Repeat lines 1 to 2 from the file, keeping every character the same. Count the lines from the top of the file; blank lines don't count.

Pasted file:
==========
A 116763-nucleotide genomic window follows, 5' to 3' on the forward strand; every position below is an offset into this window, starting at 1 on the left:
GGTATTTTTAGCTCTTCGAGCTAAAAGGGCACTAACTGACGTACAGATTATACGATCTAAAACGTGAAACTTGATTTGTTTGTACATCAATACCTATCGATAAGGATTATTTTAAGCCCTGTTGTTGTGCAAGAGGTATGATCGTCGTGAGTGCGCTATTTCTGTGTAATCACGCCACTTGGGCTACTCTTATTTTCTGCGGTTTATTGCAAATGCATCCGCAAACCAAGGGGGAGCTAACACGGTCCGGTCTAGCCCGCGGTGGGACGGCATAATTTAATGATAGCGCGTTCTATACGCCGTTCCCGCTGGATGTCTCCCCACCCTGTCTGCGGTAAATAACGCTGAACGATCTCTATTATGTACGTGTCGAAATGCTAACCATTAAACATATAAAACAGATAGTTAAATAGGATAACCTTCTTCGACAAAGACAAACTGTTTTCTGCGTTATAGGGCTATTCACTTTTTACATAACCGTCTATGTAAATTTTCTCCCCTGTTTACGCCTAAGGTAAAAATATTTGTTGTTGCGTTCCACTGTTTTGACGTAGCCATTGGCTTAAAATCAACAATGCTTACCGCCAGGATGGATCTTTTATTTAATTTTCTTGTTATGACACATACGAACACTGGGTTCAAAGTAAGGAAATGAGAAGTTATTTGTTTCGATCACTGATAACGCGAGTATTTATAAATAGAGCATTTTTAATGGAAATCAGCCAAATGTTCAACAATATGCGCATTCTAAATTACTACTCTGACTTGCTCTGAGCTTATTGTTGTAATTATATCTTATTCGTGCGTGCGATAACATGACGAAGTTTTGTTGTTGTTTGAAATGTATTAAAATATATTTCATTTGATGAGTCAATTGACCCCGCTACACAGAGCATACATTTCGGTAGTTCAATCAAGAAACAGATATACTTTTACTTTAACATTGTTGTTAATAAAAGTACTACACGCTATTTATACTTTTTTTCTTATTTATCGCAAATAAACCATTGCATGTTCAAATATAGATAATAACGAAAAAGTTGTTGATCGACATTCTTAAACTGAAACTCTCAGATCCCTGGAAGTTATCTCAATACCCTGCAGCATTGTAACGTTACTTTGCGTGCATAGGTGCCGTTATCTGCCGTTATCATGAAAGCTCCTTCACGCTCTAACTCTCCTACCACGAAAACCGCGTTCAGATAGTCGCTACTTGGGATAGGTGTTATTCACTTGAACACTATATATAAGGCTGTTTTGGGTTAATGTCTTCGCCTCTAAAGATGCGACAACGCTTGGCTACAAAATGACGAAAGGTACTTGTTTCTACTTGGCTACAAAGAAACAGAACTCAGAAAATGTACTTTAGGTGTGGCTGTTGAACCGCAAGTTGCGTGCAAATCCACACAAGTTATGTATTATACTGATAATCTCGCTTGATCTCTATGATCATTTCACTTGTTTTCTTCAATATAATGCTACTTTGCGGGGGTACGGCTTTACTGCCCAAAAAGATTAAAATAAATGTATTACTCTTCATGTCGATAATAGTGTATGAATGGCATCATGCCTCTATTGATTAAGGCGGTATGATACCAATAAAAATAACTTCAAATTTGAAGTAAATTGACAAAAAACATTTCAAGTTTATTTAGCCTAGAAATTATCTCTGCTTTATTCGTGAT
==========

A 116763-nucleotide genomic window follows, 5' to 3' on the forward strand; every position below is an offset into this window, starting at 1 on the left:
GGTATTTTTAGCTCTTCGAGCTAAAAGGGCACTAACTGACGTACAGATTATACGATCTAAAACGTGAAACTTGATTTGTTTGTACATCAATACCTATCGATAAGGATTATTTTAAGCCCTGTTGTTGTGCAAGAGGTATGATCGTCGTGAGTGCGCTATTTCTGTGTAATCACGCCACTTGGGCTACTCTTATTTTCTGCGGTTTATTGCAAATGCATCCGCAAACCAAGGGGGAGCTAACACGGTCCGGTCTAGCCCGCGGTGGGACGGCATAATTTAATGATAGCGCGTTCTATACGCCGTTCCCGCTGGATGTCTCCCCACCCTGTCTGCGGTAAATAACGCTGAACGATCTCTATTATGTACGTGTCGAAATGCTAACCATTAAACATATAAAACAGATAGTTAAATAGGATAACCTTCTTCGACAAAGACAAACTGTTTTCTGCGTTATAGGGCTATTCACTTTTTACATAACCGTCTATGTAAATTTTCTCCCCTGTTTACGCCTAAGGTAAAAATATTTGTTGTTGCGTTCCACTGTTTTGACGTAGCCATTGGCTTAAAATCAACAATGCTTACCGCCAGGATGGATCTTTTATTTAATTTTCTTGTTATGACACATACGAACACTGGGTTCAAAGTAAGGAAATGAGAAGTTATTTGTTTCGATCACTGATAACGCGAGTATTTATAAATAGAGCATTTTTAATGGAAATCAGCCAAATGTTCAACAATATGCGCATTCTAAATTACTACTCTGACTTGCTCTGAGCTTATTGTTGTAATTATATCTTATTCGTGCGTGCGATAACATGACGAAGTTTTGTTGTTGTTTGAAATGTATTAAAATATATTTCATTTGATGAGTCAATTGACCCCGCTACACAGAGCATACATTTCGGTAGTTCAATCAAGAAACAGATATACTTTTACTTTAACATTGTTGTTAATAAAAGTACTACACGCTATTTATACTTTTTTTCTTATTTATCGCAAATAAACCATTGCATGTTCAAATATAGATAATAACGAAAAAGTTGTTGATCGACATTCTTAAACTGAAACTCTCAGATCCCTGGAAGTTATCTCAATACCCTGCAGCATTGTAACGTTACTTTGCGTGCATAGGTGCCGTTATCTGCCGTTATCATGAAAGCTCCTTCACGCTCTAACTCTCCTACCACGAAAACCGCGTTCAGATAGTCGCTACTTGGGATAGGTGTTATTCACTTGAACACTATATATAAGGCTGTTTTGGGTTAATGTCTTCGCCTCTAAAGATGCGACAACGCTTGGCTACAAAATGACGAAAGGTACTTGTTTCTACTTGGCTACAAAGAAACAGAACTCAGAAAATGTACTTTAGGTGTGGCTGTTGAACCGCAAGTTGCGTGCAAATCCACACAAGTTATGTATTATACTGATAATCTCGCTTGATCTCTATGATCATTTCACTTGTTTTCTTCAATATAATGCTACTTTGCGGGGGTACGGCTTTACTGCCCAAAAAGATTAAAATAAATGTATTACTCTTCATGTCGATAATAGTGTATGAATGGCATCATGCCTCTATTGATTAAGGCGGTATGATACCAATAAAAATAACTTCAAATTTGAAGTAAATTGACAAAAAACATTTCAAGTTTATTTAGCCTAGAAATTATCTCTGCTTTATTCGTGAT